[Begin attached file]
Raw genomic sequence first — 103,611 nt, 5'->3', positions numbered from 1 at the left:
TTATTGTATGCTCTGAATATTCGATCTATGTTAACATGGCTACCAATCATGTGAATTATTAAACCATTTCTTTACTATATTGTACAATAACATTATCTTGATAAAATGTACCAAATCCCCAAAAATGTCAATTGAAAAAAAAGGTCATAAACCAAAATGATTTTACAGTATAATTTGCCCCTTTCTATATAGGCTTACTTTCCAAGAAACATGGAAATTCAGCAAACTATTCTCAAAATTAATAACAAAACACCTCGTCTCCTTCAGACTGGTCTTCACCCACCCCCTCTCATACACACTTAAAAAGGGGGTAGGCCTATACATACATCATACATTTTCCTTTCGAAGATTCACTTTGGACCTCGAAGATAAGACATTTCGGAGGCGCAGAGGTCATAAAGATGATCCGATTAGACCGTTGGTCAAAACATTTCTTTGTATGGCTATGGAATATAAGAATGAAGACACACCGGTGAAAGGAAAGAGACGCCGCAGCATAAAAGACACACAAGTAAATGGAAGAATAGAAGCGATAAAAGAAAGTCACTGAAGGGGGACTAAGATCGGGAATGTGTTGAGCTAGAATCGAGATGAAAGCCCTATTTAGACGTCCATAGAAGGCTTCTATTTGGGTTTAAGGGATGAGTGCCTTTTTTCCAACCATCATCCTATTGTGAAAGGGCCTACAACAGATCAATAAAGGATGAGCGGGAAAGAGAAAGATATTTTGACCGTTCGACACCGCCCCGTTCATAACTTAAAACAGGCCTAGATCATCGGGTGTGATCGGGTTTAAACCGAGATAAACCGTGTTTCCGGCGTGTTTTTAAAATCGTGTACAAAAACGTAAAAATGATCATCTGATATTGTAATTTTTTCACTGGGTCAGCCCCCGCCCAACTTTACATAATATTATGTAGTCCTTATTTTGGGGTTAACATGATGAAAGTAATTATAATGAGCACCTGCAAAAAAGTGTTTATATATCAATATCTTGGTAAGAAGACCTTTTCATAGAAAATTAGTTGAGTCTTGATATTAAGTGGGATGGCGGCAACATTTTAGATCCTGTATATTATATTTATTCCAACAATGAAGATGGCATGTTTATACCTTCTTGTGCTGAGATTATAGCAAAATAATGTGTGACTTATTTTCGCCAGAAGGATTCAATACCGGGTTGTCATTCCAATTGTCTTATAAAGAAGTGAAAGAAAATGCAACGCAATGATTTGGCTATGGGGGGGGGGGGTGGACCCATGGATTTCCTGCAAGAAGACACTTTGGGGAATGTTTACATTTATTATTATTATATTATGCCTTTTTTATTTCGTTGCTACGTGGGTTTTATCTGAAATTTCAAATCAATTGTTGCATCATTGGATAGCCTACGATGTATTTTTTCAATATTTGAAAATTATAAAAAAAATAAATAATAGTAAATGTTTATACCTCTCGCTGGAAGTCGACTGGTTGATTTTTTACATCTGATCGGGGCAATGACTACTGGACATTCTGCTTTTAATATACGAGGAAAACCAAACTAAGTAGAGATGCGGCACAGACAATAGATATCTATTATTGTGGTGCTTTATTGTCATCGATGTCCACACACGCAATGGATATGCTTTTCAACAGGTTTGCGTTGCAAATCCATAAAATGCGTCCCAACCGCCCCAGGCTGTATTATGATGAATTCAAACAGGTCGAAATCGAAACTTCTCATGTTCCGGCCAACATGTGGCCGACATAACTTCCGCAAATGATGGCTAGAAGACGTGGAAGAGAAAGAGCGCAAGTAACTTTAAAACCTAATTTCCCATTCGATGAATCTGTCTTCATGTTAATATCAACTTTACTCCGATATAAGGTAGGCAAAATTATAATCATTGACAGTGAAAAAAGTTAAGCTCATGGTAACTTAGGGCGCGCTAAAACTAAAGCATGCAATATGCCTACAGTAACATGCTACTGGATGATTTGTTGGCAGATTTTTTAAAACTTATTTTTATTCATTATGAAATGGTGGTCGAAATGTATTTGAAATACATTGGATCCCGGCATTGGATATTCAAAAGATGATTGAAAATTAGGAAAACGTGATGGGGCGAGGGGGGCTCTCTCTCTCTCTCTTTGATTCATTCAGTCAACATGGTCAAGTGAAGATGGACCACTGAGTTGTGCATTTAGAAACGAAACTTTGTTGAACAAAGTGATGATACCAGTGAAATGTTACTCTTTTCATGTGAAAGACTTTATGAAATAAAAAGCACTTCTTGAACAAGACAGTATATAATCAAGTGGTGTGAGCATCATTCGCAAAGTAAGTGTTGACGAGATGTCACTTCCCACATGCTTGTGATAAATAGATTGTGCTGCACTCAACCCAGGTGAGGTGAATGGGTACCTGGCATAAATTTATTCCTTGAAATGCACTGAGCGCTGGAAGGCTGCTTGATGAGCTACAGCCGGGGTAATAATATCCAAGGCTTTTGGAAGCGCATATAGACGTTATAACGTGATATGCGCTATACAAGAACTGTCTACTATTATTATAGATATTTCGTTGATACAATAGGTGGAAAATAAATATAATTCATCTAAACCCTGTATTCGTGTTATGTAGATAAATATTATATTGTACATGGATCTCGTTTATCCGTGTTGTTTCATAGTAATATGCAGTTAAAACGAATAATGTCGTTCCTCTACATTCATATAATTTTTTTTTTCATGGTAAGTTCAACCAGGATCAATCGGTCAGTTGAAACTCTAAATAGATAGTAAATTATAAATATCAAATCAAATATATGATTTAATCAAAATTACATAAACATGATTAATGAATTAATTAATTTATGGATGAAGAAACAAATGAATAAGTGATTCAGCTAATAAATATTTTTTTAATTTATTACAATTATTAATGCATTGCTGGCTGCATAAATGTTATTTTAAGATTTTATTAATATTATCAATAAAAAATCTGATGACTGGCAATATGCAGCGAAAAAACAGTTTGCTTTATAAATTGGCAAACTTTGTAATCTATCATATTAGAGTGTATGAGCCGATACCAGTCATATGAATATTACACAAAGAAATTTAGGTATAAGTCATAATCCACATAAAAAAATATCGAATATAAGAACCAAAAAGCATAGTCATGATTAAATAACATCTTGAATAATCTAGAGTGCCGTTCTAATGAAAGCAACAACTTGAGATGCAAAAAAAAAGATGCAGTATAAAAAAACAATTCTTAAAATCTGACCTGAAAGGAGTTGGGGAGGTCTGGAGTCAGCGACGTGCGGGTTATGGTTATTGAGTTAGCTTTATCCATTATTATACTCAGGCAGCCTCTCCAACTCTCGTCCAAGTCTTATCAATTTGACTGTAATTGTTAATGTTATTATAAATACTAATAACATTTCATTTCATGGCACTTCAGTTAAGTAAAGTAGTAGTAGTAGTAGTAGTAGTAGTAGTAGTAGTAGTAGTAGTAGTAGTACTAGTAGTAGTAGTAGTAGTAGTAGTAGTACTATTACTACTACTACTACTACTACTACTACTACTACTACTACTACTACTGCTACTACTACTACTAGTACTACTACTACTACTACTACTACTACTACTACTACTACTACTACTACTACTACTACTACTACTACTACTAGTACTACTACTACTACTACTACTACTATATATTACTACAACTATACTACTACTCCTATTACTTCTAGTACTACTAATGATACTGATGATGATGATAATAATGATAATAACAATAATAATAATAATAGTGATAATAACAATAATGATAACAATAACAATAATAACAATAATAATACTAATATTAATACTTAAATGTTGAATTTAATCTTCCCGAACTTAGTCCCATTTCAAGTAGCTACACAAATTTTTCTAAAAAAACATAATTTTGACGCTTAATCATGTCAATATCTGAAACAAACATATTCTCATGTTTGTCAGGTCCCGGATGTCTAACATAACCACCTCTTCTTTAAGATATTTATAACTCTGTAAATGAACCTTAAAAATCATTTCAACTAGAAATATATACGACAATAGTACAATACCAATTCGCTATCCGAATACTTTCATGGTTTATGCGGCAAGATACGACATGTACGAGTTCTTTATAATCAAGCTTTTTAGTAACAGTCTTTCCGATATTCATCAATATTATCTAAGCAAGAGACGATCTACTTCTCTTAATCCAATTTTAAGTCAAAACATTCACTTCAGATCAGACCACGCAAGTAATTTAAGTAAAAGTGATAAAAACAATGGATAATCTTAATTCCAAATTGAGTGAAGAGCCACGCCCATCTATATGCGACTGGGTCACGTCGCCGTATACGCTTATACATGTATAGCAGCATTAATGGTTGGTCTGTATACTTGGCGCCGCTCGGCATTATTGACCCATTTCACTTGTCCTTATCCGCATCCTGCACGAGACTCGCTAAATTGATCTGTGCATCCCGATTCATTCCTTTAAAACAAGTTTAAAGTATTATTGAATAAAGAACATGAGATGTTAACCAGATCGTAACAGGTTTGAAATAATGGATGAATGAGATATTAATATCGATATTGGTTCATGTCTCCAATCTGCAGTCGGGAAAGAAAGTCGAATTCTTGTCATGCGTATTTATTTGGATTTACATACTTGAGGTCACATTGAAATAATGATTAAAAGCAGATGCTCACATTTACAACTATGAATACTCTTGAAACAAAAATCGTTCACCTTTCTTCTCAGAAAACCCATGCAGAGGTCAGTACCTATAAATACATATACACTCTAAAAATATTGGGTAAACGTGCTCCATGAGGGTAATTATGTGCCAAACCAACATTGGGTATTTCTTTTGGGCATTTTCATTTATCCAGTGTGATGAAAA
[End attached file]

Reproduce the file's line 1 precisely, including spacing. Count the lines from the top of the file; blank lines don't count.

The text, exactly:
Raw genomic sequence first — 103,611 nt, 5'->3', positions numbered from 1 at the left: